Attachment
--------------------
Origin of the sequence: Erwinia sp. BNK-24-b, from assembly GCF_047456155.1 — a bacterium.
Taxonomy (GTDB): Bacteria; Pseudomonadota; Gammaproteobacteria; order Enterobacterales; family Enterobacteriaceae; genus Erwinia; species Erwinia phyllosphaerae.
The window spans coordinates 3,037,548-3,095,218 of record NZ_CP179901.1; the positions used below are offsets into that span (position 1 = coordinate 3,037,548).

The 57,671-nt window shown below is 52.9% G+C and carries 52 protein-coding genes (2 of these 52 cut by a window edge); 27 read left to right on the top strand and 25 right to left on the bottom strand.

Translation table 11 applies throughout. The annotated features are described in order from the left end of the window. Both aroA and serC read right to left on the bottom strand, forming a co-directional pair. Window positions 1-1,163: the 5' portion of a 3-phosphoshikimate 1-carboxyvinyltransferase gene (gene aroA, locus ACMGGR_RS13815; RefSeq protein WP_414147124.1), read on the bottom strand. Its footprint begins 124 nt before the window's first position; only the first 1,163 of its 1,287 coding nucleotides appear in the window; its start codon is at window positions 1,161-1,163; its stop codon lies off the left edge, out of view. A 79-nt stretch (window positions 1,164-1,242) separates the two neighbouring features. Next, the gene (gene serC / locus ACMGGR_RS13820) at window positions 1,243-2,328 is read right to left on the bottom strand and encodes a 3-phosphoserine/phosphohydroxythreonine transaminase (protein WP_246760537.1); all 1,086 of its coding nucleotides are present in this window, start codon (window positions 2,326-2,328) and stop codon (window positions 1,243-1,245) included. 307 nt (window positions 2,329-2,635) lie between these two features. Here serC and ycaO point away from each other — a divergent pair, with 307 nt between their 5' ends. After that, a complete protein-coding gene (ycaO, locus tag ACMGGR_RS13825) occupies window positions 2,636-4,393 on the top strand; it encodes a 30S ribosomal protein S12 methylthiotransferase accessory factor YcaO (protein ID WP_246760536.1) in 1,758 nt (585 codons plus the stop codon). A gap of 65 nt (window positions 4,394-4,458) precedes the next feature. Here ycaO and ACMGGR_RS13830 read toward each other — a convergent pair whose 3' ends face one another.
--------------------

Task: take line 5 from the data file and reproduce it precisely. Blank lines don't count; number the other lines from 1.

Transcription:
Translation table 11 applies throughout. The annotated features are described in order from the left end of the window. Both aroA and serC read right to left on the bottom strand, forming a co-directional pair. Window positions 1-1,163: the 5' portion of a 3-phosphoshikimate 1-carboxyvinyltransferase gene (gene aroA, locus ACMGGR_RS13815; RefSeq protein WP_414147124.1), read on the bottom strand. Its footprint begins 124 nt before the window's first position; only the first 1,163 of its 1,287 coding nucleotides appear in the window; its start codon is at window positions 1,161-1,163; its stop codon lies off the left edge, out of view. A 79-nt stretch (window positions 1,164-1,242) separates the two neighbouring features. Next, the gene (gene serC / locus ACMGGR_RS13820) at window positions 1,243-2,328 is read right to left on the bottom strand and encodes a 3-phosphoserine/phosphohydroxythreonine transaminase (protein WP_246760537.1); all 1,086 of its coding nucleotides are present in this window, start codon (window positions 2,326-2,328) and stop codon (window positions 1,243-1,245) included. 307 nt (window positions 2,329-2,635) lie between these two features. Here serC and ycaO point away from each other — a divergent pair, with 307 nt between their 5' ends. After that, a complete protein-coding gene (ycaO, locus tag ACMGGR_RS13825) occupies window positions 2,636-4,393 on the top strand; it encodes a 30S ribosomal protein S12 methylthiotransferase accessory factor YcaO (protein ID WP_246760536.1) in 1,758 nt (585 codons plus the stop codon). A gap of 65 nt (window positions 4,394-4,458) precedes the next feature. Here ycaO and ACMGGR_RS13830 read toward each other — a convergent pair whose 3' ends face one another.